The Role of Science in an Evolving Christianity
Prof Richard Baker, Lay Pastor, Bramhall Methodist Church and Professor of Clinical Gait Analysis, University of Salford.
This lecture was delivered as part of the Bramhall Methodist Church Lent Lecture series in May 2019. It is not part of the Science and the Language of Prayer seminar series but is on a related theme.
Richard has an MA in Physics and a PhD in Biomechanics. His research focussed on how people with and without disabilities walk and evaluating the efficacy of clinical interventions. Until 2017 he was Professor of Clinical Gait Analysis at the University of Salford (and still holds an honorary appointment). He has been an active Lay Preacher for twenty years and recently took a career change to become full-time Lay Pastor at Bramhall Methodist Church.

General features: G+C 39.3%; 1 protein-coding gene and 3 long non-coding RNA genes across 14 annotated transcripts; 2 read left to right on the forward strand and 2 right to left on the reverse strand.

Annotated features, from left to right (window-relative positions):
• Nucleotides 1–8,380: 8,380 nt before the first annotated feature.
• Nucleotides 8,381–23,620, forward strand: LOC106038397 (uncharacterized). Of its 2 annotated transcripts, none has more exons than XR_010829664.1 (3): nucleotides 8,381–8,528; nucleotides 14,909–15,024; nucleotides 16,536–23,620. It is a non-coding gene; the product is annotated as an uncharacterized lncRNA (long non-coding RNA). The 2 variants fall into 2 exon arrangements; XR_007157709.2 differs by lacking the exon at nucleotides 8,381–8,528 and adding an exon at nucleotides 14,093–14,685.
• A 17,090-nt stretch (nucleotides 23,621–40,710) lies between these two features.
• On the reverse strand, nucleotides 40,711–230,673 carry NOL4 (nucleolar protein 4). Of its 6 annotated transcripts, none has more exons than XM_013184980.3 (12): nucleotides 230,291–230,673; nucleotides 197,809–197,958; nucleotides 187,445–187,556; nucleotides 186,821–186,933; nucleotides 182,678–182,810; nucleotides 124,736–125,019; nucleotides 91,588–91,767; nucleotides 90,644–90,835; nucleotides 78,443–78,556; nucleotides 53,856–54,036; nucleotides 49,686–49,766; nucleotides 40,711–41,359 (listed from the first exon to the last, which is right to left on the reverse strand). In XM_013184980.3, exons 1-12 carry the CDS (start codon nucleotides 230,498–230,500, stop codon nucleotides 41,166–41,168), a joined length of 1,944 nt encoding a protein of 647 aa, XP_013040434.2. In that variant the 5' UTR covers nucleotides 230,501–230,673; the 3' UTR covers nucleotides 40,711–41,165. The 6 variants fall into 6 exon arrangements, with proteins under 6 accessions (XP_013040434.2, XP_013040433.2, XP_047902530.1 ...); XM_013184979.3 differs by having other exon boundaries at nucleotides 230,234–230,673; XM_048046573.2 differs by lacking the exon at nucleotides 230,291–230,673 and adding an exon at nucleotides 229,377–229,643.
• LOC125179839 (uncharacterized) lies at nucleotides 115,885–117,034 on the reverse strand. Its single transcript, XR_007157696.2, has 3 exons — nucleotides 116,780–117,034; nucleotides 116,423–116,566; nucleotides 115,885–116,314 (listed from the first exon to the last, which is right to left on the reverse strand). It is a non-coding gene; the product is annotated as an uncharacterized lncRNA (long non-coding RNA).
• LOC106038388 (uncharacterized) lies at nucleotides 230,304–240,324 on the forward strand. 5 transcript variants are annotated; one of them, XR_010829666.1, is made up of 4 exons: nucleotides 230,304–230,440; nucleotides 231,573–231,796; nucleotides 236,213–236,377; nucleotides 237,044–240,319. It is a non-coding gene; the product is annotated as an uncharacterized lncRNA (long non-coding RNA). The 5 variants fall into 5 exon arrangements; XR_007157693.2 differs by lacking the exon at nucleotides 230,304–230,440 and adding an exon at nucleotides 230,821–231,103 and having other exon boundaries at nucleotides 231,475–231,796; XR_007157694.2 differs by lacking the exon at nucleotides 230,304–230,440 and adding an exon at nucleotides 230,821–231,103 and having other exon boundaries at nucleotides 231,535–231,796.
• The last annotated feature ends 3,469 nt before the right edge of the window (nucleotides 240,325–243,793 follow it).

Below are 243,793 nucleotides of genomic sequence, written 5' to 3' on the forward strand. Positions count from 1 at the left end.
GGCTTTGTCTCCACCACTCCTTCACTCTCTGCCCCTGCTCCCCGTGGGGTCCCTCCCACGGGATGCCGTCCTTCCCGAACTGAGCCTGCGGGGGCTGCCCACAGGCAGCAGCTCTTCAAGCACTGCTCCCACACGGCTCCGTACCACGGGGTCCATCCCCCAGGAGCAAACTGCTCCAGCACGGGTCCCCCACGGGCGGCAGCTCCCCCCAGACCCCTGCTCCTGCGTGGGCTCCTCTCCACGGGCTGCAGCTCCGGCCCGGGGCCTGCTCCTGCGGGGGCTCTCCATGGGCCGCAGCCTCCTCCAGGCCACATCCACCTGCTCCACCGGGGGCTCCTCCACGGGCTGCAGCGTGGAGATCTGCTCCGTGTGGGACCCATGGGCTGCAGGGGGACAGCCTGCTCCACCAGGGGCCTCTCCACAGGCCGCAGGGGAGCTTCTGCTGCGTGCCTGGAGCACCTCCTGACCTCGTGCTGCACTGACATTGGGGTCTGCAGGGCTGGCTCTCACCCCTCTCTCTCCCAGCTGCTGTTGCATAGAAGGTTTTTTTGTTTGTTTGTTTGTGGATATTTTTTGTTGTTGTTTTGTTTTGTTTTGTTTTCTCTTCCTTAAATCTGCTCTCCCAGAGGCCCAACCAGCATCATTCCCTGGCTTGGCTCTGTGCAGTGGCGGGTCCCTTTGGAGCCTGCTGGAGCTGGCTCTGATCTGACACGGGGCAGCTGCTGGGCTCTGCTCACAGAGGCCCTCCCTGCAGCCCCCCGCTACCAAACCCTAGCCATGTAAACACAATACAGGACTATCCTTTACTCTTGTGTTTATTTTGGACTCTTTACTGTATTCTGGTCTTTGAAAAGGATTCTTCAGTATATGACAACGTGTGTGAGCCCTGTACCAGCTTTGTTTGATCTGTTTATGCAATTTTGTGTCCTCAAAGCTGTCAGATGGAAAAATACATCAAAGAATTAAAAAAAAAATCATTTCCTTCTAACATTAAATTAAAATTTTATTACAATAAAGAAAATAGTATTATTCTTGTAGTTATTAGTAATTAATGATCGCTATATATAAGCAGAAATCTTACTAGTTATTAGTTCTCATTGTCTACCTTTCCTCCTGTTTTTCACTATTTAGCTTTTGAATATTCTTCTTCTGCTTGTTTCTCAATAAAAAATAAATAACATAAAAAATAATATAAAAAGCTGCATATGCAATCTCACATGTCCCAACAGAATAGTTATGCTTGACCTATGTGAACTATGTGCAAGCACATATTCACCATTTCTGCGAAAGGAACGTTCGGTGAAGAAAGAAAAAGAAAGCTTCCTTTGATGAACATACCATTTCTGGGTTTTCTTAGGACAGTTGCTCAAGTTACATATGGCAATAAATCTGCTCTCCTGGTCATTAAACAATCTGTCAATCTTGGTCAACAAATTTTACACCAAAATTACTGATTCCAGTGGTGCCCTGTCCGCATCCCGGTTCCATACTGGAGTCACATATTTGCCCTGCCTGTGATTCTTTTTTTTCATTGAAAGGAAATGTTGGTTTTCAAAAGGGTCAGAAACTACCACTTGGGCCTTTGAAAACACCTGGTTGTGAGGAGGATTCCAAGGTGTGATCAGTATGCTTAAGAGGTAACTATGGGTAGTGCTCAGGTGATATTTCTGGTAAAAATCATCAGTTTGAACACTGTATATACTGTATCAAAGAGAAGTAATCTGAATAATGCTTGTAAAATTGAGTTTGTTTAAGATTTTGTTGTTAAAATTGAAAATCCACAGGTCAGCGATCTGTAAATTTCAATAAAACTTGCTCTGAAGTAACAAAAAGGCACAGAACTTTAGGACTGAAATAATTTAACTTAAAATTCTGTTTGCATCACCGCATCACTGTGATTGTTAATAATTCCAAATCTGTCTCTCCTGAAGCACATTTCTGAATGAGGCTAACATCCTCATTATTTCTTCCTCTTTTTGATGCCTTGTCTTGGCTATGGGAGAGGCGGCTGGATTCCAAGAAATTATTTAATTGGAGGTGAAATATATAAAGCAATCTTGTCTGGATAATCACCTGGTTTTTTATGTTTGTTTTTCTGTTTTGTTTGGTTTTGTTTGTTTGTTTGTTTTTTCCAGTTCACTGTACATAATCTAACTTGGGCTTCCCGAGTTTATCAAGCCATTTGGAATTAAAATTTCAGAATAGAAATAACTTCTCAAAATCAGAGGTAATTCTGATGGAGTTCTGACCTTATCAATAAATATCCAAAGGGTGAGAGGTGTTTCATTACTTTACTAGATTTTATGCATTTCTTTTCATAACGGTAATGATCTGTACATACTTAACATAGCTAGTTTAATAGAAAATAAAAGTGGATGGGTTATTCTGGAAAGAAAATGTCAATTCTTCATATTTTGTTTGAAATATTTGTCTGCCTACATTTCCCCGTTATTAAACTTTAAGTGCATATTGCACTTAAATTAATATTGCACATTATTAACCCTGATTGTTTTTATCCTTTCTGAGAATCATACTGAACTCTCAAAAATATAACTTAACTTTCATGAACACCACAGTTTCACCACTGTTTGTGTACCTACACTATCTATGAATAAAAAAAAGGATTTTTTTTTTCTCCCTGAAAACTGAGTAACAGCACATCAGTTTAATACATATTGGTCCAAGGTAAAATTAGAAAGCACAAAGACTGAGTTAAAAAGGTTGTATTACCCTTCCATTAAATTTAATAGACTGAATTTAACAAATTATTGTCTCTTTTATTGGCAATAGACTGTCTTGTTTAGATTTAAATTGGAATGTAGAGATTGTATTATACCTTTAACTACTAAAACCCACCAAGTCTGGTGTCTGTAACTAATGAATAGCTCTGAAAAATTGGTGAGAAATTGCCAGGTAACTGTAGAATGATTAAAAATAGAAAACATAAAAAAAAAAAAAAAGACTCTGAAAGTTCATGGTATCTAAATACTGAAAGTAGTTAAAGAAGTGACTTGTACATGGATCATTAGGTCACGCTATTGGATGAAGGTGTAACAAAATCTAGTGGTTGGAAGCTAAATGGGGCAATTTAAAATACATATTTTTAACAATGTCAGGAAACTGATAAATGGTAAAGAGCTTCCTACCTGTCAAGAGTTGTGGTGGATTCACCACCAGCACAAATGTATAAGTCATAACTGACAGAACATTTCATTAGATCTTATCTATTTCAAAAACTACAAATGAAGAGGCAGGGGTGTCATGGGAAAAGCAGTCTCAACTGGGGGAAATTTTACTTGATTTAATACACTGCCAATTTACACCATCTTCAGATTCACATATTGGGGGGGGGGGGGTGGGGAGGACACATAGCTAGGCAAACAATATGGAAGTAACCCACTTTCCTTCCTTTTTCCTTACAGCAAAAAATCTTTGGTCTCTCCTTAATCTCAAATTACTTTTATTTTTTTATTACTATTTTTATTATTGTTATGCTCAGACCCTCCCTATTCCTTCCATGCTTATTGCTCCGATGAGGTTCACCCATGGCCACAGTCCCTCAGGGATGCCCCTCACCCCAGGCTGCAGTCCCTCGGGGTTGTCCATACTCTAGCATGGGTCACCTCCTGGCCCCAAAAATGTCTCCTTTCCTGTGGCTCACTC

Over the centuries Christianity has evolved considerably as a consequence of the evolution of society in which it is embedded and also an evolution of the Christian understanding of God. That understanding of God has evolved through variability of ideas about God put forward by individuals or groups followed by selection based on a poorly defined process of communal discernment. Methodism has classically based this upon a consideration of scripture, tradition, reason and experience. This lecture proposes that, in the modern world, science (knowledge supported by an evidence base) and culture (knowledge not supported by an evidence base) should be included alongside the traditional quadrilateral. Having developed this framework its application is illustrated through two examples: “Where is God in Cancer?” and “Prayer”.
The video below is actually the first of a playlist of four with a total playing time of just over 30 minutes.